News Release 99-009
Navy Flies Last Antarctic Mission
February 16, 1999
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CHRISTCHURCH, NZ -- The U.S. Navy made its final flight in support of the National Science Foundation's (NSF) U.S. Antarctic Program today, bringing to an end an important 44-year era in naval aviation.
Logistical support for the U.S Antarctic Program is now carried out by the New York Air National Guard's 109th Airlift Wing, based in Schenectady, N.Y.
For more than four decades, the Navy squadron had played a vital role in shuttling personnel and cargo to Antarctica and to research locations throughout the continent.
The last ski-equipped LC-130 cargo aircraft flight by VXE-6, the Antarctic Development Squadron, was made from McMurdo Station in Antarctica to Christchurch, New Zealand at dusk, where it was met by a large crowd of well-wishers.
The people of Christchurch will honor the aviators and support personnel of VXE-6 Saturday, Feb. 20 on the grounds of Christchurch International Airport, staging location for U.S. Antarctic Program operations in New Zealand.
"This is a proud but somber day for the men and women of VXE 6 and the U.S. Navy," stated Commander Dave Jackson, the unit's last commanding officer. "For more than 44 years, the U.S. Navy has committed itself to leading the way in the support of science in Antarctica. Today, I am proud to say that our mission is done."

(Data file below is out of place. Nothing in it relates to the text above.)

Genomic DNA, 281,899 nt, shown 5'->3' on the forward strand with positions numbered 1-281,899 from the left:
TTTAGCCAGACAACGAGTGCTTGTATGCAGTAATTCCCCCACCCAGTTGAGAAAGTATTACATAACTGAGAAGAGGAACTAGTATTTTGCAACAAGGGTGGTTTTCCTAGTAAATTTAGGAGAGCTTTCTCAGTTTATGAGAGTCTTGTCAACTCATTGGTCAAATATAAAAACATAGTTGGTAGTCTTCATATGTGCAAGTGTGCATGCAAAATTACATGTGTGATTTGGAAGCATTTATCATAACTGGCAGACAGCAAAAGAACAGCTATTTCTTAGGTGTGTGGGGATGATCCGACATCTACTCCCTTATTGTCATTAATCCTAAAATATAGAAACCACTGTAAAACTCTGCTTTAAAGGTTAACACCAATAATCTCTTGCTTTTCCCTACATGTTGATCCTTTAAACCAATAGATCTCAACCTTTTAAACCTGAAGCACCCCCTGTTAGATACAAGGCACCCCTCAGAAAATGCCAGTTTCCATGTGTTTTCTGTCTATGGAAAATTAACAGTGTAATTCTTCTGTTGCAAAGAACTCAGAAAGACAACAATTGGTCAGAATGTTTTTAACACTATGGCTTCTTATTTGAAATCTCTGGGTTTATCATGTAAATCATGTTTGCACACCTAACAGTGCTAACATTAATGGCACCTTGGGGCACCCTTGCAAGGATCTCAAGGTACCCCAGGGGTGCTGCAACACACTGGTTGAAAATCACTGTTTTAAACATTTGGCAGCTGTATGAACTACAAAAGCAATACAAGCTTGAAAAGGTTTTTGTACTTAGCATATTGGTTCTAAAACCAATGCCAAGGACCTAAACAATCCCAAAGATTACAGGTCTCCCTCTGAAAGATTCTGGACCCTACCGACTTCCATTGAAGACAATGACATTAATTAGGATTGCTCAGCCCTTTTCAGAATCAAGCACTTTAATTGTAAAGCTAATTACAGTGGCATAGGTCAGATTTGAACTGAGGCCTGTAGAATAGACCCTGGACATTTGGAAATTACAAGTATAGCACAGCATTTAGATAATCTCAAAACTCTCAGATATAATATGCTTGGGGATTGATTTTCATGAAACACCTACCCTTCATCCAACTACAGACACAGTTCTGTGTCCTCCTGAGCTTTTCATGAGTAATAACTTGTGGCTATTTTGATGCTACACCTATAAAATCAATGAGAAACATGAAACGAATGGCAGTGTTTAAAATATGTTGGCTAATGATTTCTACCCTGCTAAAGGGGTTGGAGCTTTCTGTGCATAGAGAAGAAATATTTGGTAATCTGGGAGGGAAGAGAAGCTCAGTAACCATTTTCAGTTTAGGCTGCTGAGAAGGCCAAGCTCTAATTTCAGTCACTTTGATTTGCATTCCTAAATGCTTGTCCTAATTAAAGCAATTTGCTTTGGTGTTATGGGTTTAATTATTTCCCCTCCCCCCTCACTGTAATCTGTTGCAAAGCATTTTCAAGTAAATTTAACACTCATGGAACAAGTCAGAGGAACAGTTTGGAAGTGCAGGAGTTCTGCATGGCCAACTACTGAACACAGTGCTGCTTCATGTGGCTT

Decommissioning ceremonies for VXE-6 will be held on Mar. 27 at the squadron's home station, Point Mugu Naval Air Station in Oxnard, Calif.
The Schenectady-based 109th is now the world's only ski- equipped C-130 unit.
For more information or to arrange interviews with Cdr. Jackson, contact: Operation Deep Freeze spokesman Maj. Bob Bullock in New Zealand at 011-643-358-1495 or 011-643-358-1407 or after hours at 011-643-358-8129. Photos of the last Navy takeoff from Antarctica are available upon request.
Peter West, NSF, (703) 292-7761, email@example.com
Maj. Bob Bullock, USAF Christchurch, N.Z., 011-643-358-149, firstname.lastname@example.org
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